June 2, 2006

JCAHO findings laud VUMC’s level of quality, safety

JCAHO findings laud VUMC’s level of quality, safety

Vanderbilt University Medical Center administrators say they're very pleased with the findings of a recent triennial assessment of the Medical Center and its off-campus facilities by a team from the Joint Commission on Accreditation of Healthcare Organizations.

Arriving unannounced on May 8, the team spent five days following a diverse group of randomly selected patients through the hospital and clinic. In their summary report, they made five binding “recommendations for improvement” regarding information security, medication management and patient safety.

“They told us it's unheard of nowadays for organizations to receive so few recommendations,” said Susan Moseley, director of accreditation and standards for VUMC.

“The summary report and compliments we've received from the JCAHO team speak quite well for the safety and quality of the care provided at VUMC and for the dedication and expertise of our clinical staff and faculty,” said Norman Urmy, executive vice president for Clinical Affairs.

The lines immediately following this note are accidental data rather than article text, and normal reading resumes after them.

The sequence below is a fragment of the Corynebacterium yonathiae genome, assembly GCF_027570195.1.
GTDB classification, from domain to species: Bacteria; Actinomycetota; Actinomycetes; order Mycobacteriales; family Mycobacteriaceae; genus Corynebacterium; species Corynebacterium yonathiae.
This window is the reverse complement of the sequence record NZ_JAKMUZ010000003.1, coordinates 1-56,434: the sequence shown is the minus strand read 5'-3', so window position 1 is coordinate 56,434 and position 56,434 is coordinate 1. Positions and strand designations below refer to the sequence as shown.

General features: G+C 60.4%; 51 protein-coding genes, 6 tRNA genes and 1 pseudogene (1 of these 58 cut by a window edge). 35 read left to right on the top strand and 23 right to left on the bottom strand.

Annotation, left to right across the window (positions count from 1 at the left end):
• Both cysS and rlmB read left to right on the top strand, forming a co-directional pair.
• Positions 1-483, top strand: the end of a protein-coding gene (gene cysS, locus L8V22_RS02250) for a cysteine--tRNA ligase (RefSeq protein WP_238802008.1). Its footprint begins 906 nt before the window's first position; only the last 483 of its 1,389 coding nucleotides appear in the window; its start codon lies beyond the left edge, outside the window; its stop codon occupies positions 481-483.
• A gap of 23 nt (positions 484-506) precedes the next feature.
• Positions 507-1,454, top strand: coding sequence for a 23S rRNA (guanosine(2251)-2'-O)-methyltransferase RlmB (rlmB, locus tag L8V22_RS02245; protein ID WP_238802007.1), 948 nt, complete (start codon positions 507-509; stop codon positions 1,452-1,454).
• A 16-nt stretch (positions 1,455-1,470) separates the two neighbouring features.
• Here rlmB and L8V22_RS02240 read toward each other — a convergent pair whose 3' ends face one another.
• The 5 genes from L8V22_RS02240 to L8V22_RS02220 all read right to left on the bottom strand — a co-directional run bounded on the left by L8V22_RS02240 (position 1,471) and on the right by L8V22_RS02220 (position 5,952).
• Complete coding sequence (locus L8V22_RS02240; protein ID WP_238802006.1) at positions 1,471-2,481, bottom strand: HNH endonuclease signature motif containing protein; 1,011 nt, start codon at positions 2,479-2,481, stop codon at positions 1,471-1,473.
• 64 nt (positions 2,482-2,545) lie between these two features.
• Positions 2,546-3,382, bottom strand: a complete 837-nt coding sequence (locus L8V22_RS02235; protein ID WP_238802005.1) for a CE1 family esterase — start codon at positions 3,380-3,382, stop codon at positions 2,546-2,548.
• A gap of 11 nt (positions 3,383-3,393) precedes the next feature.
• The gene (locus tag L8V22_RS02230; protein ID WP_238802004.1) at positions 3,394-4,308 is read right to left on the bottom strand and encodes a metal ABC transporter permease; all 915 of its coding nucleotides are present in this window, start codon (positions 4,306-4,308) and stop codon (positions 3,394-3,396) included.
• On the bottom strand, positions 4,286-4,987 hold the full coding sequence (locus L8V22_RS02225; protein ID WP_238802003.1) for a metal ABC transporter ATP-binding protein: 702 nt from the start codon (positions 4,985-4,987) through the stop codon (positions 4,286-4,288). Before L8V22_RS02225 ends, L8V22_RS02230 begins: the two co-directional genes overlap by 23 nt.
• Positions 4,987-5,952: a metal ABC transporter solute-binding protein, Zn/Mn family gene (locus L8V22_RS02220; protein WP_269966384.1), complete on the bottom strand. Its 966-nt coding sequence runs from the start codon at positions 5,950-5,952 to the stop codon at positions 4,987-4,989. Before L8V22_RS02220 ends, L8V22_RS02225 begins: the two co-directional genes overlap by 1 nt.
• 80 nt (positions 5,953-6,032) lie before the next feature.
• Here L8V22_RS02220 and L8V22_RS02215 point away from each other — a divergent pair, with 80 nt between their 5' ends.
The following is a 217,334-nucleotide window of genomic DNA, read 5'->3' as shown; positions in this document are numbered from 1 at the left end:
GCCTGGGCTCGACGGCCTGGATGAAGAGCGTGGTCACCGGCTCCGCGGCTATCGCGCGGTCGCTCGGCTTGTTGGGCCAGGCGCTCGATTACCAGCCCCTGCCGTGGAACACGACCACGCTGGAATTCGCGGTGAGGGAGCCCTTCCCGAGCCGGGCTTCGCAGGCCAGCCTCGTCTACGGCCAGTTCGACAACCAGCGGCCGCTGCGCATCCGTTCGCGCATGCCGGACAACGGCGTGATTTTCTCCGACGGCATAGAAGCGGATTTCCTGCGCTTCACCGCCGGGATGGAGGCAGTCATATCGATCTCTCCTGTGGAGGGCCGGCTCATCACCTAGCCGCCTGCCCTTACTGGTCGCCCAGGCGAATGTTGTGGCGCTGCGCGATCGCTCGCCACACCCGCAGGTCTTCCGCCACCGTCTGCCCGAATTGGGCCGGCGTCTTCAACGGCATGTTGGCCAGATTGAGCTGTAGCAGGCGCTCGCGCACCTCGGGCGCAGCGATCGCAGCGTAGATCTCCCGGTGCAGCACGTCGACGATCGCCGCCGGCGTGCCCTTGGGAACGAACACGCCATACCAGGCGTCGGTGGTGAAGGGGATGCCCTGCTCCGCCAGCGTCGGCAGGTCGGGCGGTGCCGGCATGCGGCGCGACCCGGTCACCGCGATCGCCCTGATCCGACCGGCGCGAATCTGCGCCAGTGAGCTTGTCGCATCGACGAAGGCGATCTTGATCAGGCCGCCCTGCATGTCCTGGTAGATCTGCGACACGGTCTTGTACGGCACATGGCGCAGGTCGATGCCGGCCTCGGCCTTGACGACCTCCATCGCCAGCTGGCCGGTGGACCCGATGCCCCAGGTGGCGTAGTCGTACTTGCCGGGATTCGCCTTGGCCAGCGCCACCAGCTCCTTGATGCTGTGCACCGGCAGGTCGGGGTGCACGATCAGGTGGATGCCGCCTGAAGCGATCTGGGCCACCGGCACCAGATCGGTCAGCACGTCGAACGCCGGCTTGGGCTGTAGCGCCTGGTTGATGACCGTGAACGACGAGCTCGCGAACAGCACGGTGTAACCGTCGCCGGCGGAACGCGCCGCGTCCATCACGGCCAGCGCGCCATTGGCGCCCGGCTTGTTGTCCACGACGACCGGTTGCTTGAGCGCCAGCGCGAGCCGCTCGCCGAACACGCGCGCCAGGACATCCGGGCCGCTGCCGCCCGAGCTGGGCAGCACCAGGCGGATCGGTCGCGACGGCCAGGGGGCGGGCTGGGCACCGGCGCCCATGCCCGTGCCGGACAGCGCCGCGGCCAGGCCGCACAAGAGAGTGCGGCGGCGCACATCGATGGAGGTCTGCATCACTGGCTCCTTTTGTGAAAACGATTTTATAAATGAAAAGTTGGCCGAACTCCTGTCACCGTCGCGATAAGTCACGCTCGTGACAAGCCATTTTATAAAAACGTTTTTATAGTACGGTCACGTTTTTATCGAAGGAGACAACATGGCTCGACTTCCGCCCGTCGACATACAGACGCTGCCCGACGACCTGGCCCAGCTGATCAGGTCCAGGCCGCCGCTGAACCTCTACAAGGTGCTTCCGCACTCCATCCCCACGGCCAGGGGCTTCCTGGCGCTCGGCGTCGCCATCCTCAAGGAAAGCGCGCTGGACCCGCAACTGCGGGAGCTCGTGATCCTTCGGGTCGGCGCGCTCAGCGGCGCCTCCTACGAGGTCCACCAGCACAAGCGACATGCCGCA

At a recent VUMC management seminar, Steven Gabbe, M.D., dean of the School of Medicine, relayed comments made by the JCAHO team at the conclusion of their visit: We rarely see the level of collaboration we've seen here. I hope you realize what an outstanding report this is … Vanderbilt sets the standard.

“For all of you who worked so hard to make our JCAHO visit a great success, thank you,” Gabbe told the group.

VUMC has 45 days to address the visitors' five recommendations for improvement.

John Doulis, M.D., assistant vice chancellor and chief operations officer of the Informatics Center, and Dan Beauchamp, M.D., chair of the Section of Surgical Sciences, will lead separate teams addressing recommendations about the timeliness, completeness and authentication of various patient information used by surgical and post surgical teams.

Beauchamp will also lead a third group that will address a recommendation concerning an operating room practice called ‘time out,’ where surgical teams pause to run through a check-list before operating.

Jim Jirjis, M.D., assistant professor of Medicine and director of the Adult Primary Care Center, will lead a team to address a recommendation about medication documentation and communication.

The fifth recommendation from JCAHO concerns standardization of the abbreviations used in patient charts. Moseley said this recommendation has already been addressed through an audit of patient charts.